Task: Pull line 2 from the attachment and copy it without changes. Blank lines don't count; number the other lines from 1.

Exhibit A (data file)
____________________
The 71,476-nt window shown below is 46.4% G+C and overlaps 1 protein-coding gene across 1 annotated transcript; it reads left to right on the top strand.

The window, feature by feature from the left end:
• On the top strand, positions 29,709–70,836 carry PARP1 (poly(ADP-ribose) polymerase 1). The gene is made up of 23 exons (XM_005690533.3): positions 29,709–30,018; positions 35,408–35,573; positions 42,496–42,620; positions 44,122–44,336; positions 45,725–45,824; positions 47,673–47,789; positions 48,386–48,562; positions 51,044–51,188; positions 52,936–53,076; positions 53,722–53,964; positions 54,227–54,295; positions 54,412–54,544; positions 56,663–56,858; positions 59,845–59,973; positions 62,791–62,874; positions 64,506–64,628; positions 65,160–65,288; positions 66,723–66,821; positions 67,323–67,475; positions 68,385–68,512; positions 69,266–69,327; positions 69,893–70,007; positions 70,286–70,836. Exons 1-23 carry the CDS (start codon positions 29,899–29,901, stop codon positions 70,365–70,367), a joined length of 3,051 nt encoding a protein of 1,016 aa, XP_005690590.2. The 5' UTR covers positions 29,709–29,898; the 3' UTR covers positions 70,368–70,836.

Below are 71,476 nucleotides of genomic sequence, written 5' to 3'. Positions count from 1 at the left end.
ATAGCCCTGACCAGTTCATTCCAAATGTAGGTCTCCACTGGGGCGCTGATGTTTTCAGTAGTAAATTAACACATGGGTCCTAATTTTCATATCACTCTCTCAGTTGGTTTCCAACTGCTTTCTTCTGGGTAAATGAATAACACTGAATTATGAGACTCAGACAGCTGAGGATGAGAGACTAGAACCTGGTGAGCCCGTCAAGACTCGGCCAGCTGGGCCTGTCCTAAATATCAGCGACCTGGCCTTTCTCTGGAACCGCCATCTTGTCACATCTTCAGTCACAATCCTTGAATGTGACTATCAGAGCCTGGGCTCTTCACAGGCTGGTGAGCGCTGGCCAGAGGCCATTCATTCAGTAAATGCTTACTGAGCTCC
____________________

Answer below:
The window, feature by feature from the left end: